In my previous post ‘Mental Preparation for Combat’ I stress the need to training and mental preparation for combat. When I teach combat lifesaver (TC3) I stress how hard it is to evacuate a casualty. Today I am going to post some video clips from YouTube that I hope will help make this point.
The essential need for:
Effective Training, including: Battle Inoculation & Stress training
Physical & Mental Preparation
These videos are from Helmand Province, a place where I spent a couple of years. The place varies from wide open flat or mountainous desert, to close country in the’green zone’ around the Helmand river. The former lends itself to mobility operations and long range engagements. The later is a night mare of compounds, irrigation ditches, crop fields and vegetation. Hence ‘green zone.’
I’m going to put a couple of intro videos up and then get to the heart of the matter with the third video:
1) Despite the advertising, this is not the SAS. It’s a unit of British Infantry. The video gives you an idea of a close engagement in the green zone. Taliban in the ditch. Its nit high quality, but at the end you see the dead enemy in the water.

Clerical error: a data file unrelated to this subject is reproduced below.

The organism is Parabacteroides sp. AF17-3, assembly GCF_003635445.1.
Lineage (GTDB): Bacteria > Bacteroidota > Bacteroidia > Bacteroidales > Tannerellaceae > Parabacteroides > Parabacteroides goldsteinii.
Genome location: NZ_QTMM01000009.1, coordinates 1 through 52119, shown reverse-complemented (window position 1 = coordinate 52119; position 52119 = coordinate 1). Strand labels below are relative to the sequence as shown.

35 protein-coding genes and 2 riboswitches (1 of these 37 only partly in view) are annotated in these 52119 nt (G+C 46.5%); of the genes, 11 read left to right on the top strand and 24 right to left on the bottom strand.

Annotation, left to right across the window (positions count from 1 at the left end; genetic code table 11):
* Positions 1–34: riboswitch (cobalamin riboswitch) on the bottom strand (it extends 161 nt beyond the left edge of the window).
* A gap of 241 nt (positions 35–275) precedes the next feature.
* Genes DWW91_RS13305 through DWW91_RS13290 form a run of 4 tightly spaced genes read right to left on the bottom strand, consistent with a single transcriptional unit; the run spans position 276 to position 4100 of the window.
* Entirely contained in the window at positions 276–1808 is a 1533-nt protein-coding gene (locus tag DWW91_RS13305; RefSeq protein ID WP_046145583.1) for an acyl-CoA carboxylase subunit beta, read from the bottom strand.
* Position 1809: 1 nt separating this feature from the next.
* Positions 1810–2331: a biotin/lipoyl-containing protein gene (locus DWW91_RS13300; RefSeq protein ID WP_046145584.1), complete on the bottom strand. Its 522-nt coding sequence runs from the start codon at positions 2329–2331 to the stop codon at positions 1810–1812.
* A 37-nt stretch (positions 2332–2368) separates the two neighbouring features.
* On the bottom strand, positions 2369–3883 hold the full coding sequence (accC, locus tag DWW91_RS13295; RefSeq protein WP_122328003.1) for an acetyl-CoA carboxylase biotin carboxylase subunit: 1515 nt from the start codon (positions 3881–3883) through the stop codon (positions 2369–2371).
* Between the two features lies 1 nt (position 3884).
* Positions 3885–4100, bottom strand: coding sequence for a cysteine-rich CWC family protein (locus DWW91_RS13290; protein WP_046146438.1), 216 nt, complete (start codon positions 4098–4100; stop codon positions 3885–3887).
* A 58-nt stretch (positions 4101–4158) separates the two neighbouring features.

(Note: The clip above is of the Platoon Sergeant in the third clip below. It shows it towards the end).
2) This is a short video showing how quickly it can happen. Shot to the face. I don’t know the back story, it could be a ricochet or even a bit of rock that hit him. I think that towards the end of the video, after the initial shock, he realizes that he is not that badly wounded, and gets back on the gun:
3) This last video is the nub of it. It’s a long one. There is nothing cool about this video. It is raw footage of a raw unit of British Infantry coming under fire in close country, taking casualties, and trying to evacuate them. Note the Platoon Sergeant yelling himself raw trying to motivate the young soldiers, who are acting as if in a daze. Don’t armchair quarterback it – instead, ask if you and your small team would do any better? Perhaps worse?
Chaos & Tragedy.
Watch at least from 19:00 where the action starts through to 60:00 which includes some lessons learned:
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